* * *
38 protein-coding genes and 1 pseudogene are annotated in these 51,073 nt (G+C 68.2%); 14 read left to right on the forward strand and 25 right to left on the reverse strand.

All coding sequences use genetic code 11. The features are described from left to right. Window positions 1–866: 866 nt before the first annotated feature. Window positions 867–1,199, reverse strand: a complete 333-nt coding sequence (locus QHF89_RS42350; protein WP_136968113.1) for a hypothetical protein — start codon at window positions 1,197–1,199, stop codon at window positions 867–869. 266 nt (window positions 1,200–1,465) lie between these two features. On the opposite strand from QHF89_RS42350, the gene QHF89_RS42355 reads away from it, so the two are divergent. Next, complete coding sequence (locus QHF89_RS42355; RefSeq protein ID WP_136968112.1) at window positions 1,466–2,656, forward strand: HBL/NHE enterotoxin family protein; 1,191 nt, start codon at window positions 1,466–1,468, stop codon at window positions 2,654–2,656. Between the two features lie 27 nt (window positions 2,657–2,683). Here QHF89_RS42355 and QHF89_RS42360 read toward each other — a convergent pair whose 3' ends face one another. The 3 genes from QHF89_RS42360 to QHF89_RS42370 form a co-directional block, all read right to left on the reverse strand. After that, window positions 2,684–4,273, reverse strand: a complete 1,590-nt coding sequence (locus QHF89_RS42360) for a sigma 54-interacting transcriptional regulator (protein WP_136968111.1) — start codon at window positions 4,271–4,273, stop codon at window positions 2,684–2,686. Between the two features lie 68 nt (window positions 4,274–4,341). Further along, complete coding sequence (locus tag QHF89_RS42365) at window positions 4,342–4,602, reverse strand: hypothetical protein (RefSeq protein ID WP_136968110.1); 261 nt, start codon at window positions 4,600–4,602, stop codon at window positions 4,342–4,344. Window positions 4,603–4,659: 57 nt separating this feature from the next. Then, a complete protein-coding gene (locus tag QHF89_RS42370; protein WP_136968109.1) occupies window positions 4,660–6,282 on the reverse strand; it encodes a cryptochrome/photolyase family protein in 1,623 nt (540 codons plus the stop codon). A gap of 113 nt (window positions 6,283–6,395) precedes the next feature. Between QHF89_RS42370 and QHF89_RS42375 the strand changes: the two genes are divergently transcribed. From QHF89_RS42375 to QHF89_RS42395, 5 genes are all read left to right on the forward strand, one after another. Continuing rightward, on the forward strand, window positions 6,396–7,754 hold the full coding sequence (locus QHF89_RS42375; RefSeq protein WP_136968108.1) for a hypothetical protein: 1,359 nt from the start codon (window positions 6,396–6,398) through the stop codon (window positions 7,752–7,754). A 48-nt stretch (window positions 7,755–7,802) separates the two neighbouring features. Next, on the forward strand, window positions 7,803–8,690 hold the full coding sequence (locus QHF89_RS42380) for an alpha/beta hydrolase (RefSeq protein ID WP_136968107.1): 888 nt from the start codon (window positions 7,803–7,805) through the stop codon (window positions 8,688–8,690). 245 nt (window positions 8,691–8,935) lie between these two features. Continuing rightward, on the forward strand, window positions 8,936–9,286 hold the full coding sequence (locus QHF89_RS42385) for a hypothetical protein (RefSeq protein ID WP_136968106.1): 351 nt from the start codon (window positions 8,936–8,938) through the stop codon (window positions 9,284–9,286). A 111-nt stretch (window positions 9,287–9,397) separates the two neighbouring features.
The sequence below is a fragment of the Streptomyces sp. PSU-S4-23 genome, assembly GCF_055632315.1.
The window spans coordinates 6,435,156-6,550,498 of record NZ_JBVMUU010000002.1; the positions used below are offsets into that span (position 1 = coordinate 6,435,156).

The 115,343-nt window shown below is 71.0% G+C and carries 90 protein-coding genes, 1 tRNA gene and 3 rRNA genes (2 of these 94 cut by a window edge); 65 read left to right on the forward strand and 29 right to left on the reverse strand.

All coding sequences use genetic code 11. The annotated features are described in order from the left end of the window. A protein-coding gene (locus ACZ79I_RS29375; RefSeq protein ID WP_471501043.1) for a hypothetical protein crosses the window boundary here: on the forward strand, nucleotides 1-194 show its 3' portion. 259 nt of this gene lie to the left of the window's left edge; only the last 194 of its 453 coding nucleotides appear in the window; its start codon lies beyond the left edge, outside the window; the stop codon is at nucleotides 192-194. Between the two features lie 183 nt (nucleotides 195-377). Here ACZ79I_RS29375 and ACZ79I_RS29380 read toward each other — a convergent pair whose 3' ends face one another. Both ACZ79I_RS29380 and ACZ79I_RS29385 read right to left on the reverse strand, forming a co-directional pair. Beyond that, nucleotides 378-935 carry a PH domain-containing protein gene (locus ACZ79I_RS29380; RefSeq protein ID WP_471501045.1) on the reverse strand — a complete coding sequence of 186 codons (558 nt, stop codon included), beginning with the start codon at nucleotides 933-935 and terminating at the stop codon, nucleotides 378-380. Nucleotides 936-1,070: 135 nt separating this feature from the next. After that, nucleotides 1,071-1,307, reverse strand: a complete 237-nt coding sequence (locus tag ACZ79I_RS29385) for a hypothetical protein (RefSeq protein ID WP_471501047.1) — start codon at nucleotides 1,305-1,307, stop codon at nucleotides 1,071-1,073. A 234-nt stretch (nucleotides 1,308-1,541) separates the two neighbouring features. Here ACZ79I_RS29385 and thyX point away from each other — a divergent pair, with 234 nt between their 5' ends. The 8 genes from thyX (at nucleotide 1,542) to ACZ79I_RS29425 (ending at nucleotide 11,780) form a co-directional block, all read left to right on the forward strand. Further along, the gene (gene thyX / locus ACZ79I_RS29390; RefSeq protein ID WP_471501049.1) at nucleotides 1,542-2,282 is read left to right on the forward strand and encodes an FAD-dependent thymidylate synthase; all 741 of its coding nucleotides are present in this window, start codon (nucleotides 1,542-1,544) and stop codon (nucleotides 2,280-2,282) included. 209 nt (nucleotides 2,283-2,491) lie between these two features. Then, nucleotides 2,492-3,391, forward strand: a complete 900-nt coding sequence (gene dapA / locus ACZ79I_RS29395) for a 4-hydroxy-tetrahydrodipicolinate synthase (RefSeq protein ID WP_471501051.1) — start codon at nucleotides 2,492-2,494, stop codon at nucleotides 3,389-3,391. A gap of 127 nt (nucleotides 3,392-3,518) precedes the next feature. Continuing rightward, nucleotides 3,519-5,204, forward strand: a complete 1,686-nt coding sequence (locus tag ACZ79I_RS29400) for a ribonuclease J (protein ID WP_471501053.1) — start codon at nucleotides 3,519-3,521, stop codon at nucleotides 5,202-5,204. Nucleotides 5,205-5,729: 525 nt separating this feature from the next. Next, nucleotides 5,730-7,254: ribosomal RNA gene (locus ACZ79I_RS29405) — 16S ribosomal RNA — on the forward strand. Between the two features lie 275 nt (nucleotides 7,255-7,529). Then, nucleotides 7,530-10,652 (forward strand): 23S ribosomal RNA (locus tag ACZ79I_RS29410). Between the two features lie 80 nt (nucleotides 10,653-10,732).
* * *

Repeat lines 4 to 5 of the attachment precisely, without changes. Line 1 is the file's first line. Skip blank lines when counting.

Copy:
The window spans coordinates 6,435,156-6,550,498 of record NZ_JBVMUU010000002.1; the positions used below are offsets into that span (position 1 = coordinate 6,435,156).

The 115,343-nt window shown below is 71.0% G+C and carries 90 protein-coding genes, 1 tRNA gene and 3 rRNA genes (2 of these 94 cut by a window edge); 65 read left to right on the forward strand and 29 right to left on the reverse strand.